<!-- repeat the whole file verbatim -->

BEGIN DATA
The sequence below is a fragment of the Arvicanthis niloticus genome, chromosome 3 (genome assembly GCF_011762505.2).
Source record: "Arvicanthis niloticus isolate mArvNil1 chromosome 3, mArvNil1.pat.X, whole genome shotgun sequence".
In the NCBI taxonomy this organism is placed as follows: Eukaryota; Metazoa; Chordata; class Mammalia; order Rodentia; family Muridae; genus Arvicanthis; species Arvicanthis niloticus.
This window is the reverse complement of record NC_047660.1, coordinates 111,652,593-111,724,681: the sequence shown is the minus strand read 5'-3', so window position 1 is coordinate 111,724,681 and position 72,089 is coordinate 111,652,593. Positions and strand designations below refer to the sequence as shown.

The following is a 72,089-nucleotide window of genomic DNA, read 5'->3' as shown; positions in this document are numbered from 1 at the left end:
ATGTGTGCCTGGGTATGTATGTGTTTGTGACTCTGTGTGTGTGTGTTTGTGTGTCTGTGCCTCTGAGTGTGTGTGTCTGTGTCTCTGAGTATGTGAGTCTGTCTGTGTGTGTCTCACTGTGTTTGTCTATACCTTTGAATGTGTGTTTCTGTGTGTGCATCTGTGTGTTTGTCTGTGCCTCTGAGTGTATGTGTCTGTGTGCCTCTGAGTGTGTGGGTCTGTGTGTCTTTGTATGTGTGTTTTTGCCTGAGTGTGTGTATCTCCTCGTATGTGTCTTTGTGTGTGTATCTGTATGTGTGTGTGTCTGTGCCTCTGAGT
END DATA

The sequence below is a fragment of the Arvicanthis niloticus genome, chromosome 3 (genome assembly GCF_011762505.2).
Source record: "Arvicanthis niloticus isolate mArvNil1 chromosome 3, mArvNil1.pat.X, whole genome shotgun sequence".
In the NCBI taxonomy this organism is placed as follows: Eukaryota; Metazoa; Chordata; class Mammalia; order Rodentia; family Muridae; genus Arvicanthis; species Arvicanthis niloticus.
This window is the reverse complement of record NC_047660.1, coordinates 111,652,593-111,724,681: the sequence shown is the minus strand read 5'-3', so window position 1 is coordinate 111,724,681 and position 72,089 is coordinate 111,652,593. Positions and strand designations below refer to the sequence as shown.

The following is a 72,089-nucleotide window of genomic DNA, read 5'->3' as shown; positions in this document are numbered from 1 at the left end:
ATGTGTGCCTGGGTATGTATGTGTTTGTGACTCTGTGTGTGTGTGTTTGTGTGTCTGTGCCTCTGAGTGTGTGTGTCTGTGTCTCTGAGTATGTGAGTCTGTCTGTGTGTGTCTCACTGTGTTTGTCTATACCTTTGAATGTGTGTTTCTGTGTGTGCATCTGTGTGTTTGTCTGTGCCTCTGAGTGTATGTGTCTGTGTGCCTCTGAGTGTGTGGGTCTGTGTGTCTTTGTATGTGTGTTTTTGCCTGAGTGTGTGTATCTCCTCGTATGTGTCTTTGTGTGTGTATCTGTATGTGTGTGTGTCTGTGCCTCTGAGT